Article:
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Museum / ExhibitionNagasaki Port Matsugae International Cruise Ship Terminal View the photos

At the new ocean gateway of the Port of Nagasaki emerges an image projection system designed to present the charm of Nagasaki to visitors.

Panasonic projectors at work in a variety of fields and locations.
At Japan’s number-one international cruise ship port – the Port of Nagasaki – a new place of interest arises: the Nagasaki Port Matsugae International Cruise Ship Terminal for cruise ship tourists. What welcomes numerous foreign tourists first is a series of large-scale images of Japan and Nagasaki, projected across the surfaces of the walls along the corridor. These images, which vividly present the charm of Japan, are brought to life by Panasonic projectors.
Nagasaki Prefecture, Nagasaki Harbor Fishing Port Office,Harbors Section, Planning Division Chief Engineer Shoichi Hamasaki
The Tale of Genji Museum Director, Ikuo KishimotoMr. Hamasaki, the chief engineer of the Nagasaki Harbor Fishing Port Office, says, ''I’m completely satisfied with the system because of its brightness and seamless image connections.'' He was engaged in the expansion plan for the wharf where the Matusgae International Cruise Ship Terminal is located, as well as in the building construction. ''I wanted to create a space that would really have an impact on visitors.'' We asked him to tell us about the process of making his dream a reality.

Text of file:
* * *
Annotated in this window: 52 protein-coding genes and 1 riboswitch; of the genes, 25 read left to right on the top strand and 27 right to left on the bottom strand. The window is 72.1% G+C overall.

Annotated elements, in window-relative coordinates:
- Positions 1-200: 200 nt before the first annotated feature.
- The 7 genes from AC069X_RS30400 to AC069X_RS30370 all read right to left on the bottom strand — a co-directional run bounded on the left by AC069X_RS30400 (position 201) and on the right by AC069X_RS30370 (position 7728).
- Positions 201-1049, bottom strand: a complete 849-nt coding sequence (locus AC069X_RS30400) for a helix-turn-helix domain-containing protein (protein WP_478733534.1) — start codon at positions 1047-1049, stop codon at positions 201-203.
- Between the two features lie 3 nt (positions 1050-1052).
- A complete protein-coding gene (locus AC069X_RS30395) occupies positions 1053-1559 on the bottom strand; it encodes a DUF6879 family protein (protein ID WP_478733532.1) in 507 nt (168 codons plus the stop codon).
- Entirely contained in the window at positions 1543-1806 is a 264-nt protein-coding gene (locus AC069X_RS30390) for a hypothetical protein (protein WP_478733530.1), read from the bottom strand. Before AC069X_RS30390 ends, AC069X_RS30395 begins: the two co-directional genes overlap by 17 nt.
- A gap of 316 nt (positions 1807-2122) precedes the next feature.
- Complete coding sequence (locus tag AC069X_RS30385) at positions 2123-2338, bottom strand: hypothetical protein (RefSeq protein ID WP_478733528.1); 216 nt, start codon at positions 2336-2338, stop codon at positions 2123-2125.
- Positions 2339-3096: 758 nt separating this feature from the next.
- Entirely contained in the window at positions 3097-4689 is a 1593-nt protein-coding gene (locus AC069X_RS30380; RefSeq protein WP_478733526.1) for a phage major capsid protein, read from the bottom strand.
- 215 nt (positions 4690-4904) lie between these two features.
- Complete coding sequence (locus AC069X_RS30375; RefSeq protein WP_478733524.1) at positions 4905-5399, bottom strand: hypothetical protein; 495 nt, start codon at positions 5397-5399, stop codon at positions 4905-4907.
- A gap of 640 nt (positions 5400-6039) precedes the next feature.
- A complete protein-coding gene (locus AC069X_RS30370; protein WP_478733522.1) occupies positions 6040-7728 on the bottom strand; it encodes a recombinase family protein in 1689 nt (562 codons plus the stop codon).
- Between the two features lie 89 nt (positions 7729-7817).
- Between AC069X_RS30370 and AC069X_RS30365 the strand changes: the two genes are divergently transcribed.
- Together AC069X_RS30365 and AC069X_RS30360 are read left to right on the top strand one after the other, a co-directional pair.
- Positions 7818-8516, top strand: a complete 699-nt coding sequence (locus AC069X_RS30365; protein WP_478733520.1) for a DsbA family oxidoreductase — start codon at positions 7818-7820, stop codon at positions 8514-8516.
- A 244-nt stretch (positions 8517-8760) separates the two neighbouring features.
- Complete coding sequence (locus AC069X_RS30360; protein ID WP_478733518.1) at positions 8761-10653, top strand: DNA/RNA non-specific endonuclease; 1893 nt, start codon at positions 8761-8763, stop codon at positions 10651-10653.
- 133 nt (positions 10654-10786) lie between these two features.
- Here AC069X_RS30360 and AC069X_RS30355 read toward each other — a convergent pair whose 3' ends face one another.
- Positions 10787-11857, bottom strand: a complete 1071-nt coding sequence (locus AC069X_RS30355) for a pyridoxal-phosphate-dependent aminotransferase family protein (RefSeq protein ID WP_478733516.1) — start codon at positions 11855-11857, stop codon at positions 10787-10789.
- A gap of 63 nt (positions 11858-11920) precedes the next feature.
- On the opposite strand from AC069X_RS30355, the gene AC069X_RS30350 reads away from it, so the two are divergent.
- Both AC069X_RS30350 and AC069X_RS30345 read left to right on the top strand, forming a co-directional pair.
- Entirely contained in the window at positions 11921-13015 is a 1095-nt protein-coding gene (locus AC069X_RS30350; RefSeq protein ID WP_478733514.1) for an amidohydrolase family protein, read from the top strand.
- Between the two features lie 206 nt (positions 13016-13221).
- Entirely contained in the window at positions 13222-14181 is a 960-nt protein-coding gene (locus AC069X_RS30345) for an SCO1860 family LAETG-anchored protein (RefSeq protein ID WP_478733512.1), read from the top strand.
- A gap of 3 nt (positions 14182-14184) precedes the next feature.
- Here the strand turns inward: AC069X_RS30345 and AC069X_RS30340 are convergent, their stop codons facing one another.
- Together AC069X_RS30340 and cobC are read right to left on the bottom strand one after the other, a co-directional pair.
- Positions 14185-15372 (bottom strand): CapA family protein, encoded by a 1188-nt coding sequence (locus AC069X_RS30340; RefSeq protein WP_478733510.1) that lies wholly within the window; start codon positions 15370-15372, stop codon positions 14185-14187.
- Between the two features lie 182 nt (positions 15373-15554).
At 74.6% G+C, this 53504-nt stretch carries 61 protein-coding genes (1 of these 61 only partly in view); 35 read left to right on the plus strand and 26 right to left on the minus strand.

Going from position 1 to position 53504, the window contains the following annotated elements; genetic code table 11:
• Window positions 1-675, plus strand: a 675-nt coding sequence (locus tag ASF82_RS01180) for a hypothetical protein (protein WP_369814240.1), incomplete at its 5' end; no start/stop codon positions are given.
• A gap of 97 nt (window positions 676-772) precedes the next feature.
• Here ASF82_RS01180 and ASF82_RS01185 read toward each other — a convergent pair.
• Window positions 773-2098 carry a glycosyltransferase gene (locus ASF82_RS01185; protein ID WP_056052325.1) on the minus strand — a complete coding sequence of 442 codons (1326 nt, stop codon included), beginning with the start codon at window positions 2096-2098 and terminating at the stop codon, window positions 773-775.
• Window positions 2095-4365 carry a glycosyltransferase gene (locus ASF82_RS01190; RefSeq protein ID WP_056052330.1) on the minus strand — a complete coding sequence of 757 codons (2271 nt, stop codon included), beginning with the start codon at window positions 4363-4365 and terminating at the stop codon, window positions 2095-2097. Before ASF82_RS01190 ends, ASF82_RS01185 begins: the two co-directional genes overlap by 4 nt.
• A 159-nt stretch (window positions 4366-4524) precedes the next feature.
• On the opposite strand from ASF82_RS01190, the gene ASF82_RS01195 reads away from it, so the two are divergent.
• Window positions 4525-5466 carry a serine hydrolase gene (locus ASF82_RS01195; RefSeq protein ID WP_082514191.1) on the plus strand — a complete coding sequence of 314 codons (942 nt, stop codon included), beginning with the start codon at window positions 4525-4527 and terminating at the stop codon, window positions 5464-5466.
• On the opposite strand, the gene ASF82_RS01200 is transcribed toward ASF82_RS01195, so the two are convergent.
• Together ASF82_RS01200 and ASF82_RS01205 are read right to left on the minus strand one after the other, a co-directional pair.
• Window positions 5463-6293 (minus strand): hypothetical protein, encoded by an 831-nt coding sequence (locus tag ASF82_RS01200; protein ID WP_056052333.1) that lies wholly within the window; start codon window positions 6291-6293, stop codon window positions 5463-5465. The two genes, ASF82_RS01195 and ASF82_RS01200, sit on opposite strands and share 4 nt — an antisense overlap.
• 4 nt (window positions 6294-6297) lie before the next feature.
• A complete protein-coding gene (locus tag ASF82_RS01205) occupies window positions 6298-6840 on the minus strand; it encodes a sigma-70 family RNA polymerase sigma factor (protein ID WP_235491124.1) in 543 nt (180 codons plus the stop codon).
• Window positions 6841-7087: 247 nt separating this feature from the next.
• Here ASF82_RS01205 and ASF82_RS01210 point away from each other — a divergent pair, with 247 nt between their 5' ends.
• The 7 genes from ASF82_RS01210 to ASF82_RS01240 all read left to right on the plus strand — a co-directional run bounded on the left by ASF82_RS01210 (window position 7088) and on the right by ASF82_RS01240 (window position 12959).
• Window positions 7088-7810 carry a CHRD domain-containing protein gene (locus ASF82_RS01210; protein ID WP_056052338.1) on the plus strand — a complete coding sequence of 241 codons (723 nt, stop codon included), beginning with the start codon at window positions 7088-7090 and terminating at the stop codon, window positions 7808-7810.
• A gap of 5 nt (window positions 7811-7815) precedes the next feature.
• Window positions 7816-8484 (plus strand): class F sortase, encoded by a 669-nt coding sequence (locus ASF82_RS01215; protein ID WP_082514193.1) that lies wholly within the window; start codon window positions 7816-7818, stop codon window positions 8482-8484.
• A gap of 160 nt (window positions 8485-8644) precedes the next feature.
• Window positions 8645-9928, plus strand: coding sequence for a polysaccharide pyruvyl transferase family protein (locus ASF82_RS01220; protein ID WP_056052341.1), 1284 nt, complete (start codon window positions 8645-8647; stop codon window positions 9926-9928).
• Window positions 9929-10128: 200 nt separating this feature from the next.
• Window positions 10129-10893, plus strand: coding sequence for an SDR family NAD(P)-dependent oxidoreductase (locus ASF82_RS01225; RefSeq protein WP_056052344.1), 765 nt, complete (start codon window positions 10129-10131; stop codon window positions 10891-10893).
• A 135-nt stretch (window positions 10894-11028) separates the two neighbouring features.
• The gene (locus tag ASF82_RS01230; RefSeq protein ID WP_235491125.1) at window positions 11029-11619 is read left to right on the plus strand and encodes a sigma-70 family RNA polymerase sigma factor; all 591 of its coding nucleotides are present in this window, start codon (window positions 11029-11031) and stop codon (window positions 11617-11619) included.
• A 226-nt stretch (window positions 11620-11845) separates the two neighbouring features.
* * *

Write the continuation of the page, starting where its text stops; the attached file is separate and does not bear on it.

The wharf built to accommodate a 100,000-ton-class cruise ship - The Nagasaki Port Matsugae International Cruise Ship Terminal responds to this need.

Since the first international cruise ship entered the Port of Nagasaki in 1958, the port has been known as one of Japan’s prominent tourist ports. However, in recent years jumbo-size cruise ships have become more prominent throughout the world, and in response the Port of Nagasaki, in 2004, initiated the planning for a wharf to accommodate a 100,000-ton-class cruise ship. This facility would be the first of its kind in Japan.

Along with the construction of the wharf, the creation of the facility for cruise ship passengers was initiated, and finally the Nagasaki Port Matsugae International Cruise Ship Terminal was completed. Of all the crucial factors in building a terminal building designed to naturally blend into the landscape, the Welcome Gallery was the most focused point. It had to be done in such a manner as not to disturb the beautiful scenery of Nagasaki, which can be seen from the cruise ship about to enter into the port. The walls of the corridor connecting to the Passport Control counters are thus filled with colorful images that introduce visitors to the charm of Nagasaki and all of Japan.

The Welcome Gallery leads visitors to the Passport Control counters. The doors open upon the arrival of the ship.

A memorable welcome to first time foreign visitors.